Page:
Accessibility links

Breaking News

Asia: Violence In East Timor Constitutes Threat To U.S. Interests

The United States has urged Indonesia to restore law and order in East Timor and to accept the will of the people who voted for independence in a recent referendum. Both State Department and White House spokesmen commented at their daily news briefings Tuesday on how the U.S. views the current situation there as violence continues in the territory.

Washington, 8 September 1999 (RFE/RL) -- The United States says its national interest is affected by instability and violence in East Timor, calling on Indonesia to restore law and order in the territory and accept the wishes of the people who recently voted for independence.

State Department spokesman James Rubin said at a briefing Tuesday the U.S. has a pivotal interest in the region involving international shipping on the high seas.

Rubin said: "I think our national interest is affected by the instability in East Timor. In the broadest sense, Indonesia is a country that is a place where the United States has (a) significant interest, given the sea lanes and a number of other factors that affect international commerce through that part of the world. To the extent that East Timor affects the stability of Indonesia, it therefore affects those sea lanes."

Rubin said the other area of concern is human rights.

He said: "There is a clear human rights component here where people who are aspiring to their freedom are being killed for that aspiration, and that is something that matters to the United States. So we have interests, we have a human rights interest, and we have a national interest in the sea lanes in Indonesia. Whether that interest yields that policy is a different question." The State Department spokesman said Indonesia cannot continue to conduct business as usual with the international community while chaos and violence are plaguing East Timor.

Rubin said: "Well, I don't want to be more specific than to say that productive relations between Indonesia and the international community, including the IMF (International Monetary Fund), depend on Indonesia adopting a constructive approach toward ending the humanitarian disaster in East Timor and supporting the UN-administered process by which East Timor will become independent. Obviously the relations with the international community are affected."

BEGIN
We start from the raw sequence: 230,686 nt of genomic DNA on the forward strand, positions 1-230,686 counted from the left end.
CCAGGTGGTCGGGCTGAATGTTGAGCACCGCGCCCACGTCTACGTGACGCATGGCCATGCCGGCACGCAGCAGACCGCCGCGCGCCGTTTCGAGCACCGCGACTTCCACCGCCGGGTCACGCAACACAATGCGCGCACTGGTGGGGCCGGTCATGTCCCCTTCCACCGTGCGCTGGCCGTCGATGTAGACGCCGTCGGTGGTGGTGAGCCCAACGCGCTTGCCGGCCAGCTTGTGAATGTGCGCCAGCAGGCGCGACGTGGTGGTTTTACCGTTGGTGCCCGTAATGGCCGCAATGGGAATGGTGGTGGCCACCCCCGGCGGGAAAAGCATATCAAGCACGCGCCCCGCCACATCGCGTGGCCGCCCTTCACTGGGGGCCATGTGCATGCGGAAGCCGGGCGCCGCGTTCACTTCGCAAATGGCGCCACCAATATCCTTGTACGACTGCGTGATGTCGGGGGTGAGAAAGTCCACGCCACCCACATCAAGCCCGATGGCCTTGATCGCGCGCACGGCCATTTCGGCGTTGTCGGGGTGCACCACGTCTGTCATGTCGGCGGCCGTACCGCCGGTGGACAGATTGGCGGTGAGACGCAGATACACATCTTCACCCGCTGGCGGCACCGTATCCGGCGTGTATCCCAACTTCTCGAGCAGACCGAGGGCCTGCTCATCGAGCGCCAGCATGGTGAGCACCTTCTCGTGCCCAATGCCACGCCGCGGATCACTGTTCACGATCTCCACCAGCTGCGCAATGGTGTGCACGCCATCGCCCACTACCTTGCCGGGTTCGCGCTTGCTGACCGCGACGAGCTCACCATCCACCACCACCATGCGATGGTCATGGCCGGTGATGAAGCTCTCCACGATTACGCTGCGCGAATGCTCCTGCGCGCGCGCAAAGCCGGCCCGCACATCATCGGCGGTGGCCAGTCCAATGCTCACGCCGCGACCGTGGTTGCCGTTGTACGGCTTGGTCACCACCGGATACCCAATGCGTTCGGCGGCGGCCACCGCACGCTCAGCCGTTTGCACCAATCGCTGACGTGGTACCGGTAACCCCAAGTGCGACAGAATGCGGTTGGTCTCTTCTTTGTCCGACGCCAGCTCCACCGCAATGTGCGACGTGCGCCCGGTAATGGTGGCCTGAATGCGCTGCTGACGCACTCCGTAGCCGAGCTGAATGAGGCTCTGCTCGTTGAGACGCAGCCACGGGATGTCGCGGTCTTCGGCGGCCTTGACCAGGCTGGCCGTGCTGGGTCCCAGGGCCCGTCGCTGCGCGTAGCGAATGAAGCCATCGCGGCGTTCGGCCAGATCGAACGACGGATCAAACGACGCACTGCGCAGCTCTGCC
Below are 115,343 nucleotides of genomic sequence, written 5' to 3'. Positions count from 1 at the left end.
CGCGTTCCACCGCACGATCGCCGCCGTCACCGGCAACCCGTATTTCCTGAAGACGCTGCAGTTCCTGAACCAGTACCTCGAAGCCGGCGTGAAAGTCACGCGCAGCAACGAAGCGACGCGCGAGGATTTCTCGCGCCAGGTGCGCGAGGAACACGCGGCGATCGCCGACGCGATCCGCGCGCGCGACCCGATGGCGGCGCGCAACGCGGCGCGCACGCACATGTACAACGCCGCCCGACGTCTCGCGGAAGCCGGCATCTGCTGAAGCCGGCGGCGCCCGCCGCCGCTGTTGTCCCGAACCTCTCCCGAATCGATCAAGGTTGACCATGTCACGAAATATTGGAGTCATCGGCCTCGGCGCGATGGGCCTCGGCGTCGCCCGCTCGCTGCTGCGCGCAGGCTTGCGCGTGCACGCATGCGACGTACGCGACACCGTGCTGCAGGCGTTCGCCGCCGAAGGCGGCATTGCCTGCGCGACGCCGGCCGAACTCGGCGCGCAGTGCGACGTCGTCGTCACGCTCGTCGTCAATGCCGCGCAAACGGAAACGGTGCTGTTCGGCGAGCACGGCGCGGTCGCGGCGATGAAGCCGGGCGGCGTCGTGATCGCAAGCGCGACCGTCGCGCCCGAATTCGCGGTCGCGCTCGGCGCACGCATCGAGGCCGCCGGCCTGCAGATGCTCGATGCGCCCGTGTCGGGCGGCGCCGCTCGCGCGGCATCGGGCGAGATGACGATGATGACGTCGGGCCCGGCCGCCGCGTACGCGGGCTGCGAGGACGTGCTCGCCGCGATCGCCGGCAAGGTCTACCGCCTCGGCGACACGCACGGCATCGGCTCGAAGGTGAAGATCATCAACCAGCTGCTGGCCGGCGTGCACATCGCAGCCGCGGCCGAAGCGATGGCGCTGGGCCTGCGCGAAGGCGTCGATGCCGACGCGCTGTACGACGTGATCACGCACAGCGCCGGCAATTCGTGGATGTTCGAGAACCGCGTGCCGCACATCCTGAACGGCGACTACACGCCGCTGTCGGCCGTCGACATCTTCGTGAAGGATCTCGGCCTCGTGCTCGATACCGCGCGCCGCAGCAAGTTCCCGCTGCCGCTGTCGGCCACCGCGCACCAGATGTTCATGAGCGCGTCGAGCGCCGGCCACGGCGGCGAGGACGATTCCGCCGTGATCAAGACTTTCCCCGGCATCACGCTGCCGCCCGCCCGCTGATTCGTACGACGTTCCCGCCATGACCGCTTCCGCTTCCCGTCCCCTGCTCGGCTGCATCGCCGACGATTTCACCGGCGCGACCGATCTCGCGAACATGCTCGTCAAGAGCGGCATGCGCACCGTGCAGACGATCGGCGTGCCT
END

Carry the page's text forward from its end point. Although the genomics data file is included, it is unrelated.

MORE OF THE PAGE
The IMF provided crucially needed aid to Indonesia during its economic crisis last year.

Rubin declined to say whether the United States, a key member of the IMF as well as of its sister organization, the World Bank, would try to prevent disbursing aid to Indonesia unless it cracks down on pro-Jakarta militia that has been terrorizing the East Timor population.

He summed up the U.S. position this way.

"It is in Indonesia's interest to have productive relations with the international community. I think that's clear. The Indonesian president has made that clear. And it's not possible to have productive relations with the international community with this crisis getting worse and worse. That is a reality, a fact of life. As to what decisions we would make on any specific IMF loan, they are primarily based on financial criteria, and so I don't want to speculate beyond that." Rubin also rejected any comparison between East Timor and Kosovo.

Yugoslavia was bombed by the North Atlantic Treaty Organization for 11 weeks in an effort to stop Belgrade's repression of ethnic Albanians. NATO-led peacekeepers have been overseeing Kosovo, a Yugoslav province following the end of the air campaign.

Rubin said East Timor and Kosovo "are not the same. They're not in the same part of the world and they don't have the same objective situations."

At the White House, spokesman Joe Lockhart said the United States has not yet decided whether to participate in a possible armed international peacekeeping force in East Timor. He said that the United States preferred to wait for the results of a high-level mission sent by the UN Security Council to the region.

Lockhart said Washington wants to see security re-established for East Timor and the result of the referendum respected.

Lockhart said: "The important thing now is the Indonesian government getting control of the situation and restoring a secure environment and accepting the wishes of the people there, which they've agreed to do."